Lighting to Flatter the Female Form

Creating a light scheme that makes my subject look beautifully shaped right in camera allows me to save a lot of retouching time. This way I can also show a few photos directly on set during the shoot, let my client see the magic in the making and get her even more excited to proceed with the rest of the session. The confidence boost is incredibly helpful, empowering and attitude changing. Here are some of the light setups I use the most during photo shoots. I hope they help you create stunning maternity images.

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4 Cornerstones of a Well-Lit Portrait

Whether you’re as big a fan of classic commercial lighting as I am or prefer something different—perhaps the contrast of “dark and moody” or the flat “light and airy” look that’s trending on Instagram—I encourage you to closely study the four elements of a well-lit portrait. Understanding their rationale and the order in which they’re usually applied will help you become more efficient and better at controlling your own unique style.

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Master the Light with Sal Cincotta

Are you a natural-light photographer? Do you realize how ridiculous that sounds? Change your mindset. Be a photographer. As a photographer, you don’t identify yourself by your lighting choice. I don’t say I am a “Canon photographer.” I am a professional photographer. I take great pride in that, as should you. If you ever want to be successful in this business, you need to master all light. But make no mistake: There is a lot to do and it can seem overwhelming. 

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Lighting Foundations for Better Portraits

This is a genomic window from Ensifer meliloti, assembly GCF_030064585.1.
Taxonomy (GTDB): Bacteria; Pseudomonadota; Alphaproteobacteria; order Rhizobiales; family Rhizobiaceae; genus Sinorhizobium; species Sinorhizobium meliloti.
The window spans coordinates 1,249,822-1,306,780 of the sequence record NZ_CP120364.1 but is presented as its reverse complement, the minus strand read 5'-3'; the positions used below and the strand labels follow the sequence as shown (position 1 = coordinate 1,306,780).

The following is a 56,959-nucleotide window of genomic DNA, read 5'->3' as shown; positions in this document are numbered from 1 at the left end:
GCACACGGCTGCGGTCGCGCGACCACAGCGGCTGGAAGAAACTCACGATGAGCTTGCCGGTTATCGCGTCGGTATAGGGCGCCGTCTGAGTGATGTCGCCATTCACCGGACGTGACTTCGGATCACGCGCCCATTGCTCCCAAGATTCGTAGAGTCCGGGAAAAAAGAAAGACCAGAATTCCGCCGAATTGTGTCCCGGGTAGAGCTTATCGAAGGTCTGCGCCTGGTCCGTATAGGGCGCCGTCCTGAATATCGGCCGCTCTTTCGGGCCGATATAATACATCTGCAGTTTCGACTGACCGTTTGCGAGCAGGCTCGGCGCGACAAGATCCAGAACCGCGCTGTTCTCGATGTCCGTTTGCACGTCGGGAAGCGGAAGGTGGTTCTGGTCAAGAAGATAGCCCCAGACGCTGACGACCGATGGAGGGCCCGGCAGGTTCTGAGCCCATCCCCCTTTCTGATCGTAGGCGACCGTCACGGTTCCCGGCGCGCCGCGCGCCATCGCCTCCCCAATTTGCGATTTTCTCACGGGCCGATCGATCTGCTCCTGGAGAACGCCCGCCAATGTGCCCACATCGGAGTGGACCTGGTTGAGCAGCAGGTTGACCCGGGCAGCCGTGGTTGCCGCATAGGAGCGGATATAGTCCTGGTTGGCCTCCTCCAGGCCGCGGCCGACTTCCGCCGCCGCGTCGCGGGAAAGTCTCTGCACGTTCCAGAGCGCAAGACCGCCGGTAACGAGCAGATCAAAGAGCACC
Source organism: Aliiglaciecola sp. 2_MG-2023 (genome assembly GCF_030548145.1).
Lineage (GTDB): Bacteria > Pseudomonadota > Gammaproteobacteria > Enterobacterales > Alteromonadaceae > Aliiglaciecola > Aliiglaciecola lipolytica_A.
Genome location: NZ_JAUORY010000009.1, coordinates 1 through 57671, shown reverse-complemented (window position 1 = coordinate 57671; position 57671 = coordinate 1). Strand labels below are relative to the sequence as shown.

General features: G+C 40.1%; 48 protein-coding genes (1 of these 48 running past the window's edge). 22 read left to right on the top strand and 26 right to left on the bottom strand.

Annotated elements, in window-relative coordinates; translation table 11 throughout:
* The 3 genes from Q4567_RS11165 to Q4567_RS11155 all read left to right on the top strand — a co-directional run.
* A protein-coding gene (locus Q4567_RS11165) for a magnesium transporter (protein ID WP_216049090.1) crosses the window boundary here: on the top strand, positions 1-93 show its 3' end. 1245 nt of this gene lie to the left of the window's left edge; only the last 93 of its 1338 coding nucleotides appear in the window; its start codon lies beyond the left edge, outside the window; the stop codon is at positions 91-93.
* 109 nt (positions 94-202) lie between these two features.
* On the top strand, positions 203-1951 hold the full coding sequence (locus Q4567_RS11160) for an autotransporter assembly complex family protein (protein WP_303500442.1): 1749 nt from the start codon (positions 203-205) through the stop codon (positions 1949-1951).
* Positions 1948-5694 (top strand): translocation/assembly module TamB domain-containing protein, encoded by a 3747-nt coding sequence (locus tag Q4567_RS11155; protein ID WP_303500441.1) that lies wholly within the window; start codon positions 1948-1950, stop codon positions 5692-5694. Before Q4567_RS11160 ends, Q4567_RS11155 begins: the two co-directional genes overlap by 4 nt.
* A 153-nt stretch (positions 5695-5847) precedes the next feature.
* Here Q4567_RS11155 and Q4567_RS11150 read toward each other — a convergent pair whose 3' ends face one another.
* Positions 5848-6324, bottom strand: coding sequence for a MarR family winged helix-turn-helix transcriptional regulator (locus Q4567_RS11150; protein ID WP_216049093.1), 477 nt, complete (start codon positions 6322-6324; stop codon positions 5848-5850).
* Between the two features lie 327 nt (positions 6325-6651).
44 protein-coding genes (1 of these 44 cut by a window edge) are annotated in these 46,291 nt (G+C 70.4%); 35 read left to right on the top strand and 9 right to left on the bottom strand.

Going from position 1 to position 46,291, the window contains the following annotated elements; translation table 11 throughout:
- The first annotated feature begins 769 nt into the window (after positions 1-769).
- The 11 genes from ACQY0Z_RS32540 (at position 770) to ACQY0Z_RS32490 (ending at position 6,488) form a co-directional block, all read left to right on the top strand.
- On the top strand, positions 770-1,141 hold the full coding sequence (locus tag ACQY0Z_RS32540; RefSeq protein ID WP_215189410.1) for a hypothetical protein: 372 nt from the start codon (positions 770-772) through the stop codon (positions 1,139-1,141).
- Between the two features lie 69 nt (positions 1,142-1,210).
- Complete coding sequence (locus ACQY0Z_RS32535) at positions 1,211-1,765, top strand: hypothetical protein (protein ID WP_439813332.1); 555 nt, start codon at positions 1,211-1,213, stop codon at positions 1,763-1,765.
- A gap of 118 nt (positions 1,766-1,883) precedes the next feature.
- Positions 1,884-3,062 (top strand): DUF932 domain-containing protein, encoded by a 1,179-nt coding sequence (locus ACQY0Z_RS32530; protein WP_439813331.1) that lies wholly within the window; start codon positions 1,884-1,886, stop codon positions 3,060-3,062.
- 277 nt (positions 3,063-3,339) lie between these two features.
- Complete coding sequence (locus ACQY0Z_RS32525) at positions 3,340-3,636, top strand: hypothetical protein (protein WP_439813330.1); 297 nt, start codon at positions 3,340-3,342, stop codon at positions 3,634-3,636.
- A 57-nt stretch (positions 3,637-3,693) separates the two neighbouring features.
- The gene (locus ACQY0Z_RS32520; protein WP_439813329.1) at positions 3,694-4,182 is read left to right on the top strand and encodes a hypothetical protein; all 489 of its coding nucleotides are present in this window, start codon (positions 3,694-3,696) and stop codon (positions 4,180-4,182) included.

Photographers who understand light use it as a paintbrush to create a beautiful piece of art for their clients. Photographers tend to overcomplicate things, which can make the use of artificial light intimidating to some. This month, I talk about techniques that are not commonly used by wedding and portrait photographers who do most of their work outside the studio. I also get into the intricate details of light that can impact a portrait for better or worse.

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How to Get (And Keep) a Photography Sponsorship

At some point in your career, you’re going to be thinking about sponsorship, especially if a sponsor actually contacts you. Here are several things to consider. Being a great photographer is only a qualifier. Being a requested speaker, being active in social media, having a blog, writing for a magazine or having a story about your work in a magazine are all key things a company looks at when considering sponsorship. If you’re not a household word, then the issue becomes your potential. You might be a young gun and have the potential for influence with newer photographers, or you might have developed a unique application for the company’s products.

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8 Overlooked Photography Marketing Ideas

What goes around comes around: it’s an expression we’ve all heard numerous times, but this month it’s so appropriate for eight great promotional products/concepts everyone seems to have forgotten about. Over the last five years, I’ve written about half of them, but it’s time to create a little more awareness to help you make 2018 the biggest and best year you’ve ever had. None of the ideas are new, but most of you will find them unique and loaded with potential for growing your business.

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Don’t Be a Commodity Photographer

Let’s coin the term commodity photographer. Think generic can of peas or a jar of salsa with a white label that simply says “SALSA.” These products may have different manufacturers, but they are so similar that we often can’t tell the difference. In the world of photography, this same idea rings true. You might be just another can of peas and not even know it. Let’s explore some of the pitfalls and potential solutions to prevent you from being an easily replaceable commodity. Here are a few ways to tell if you fall into the category of a commodity photographer.

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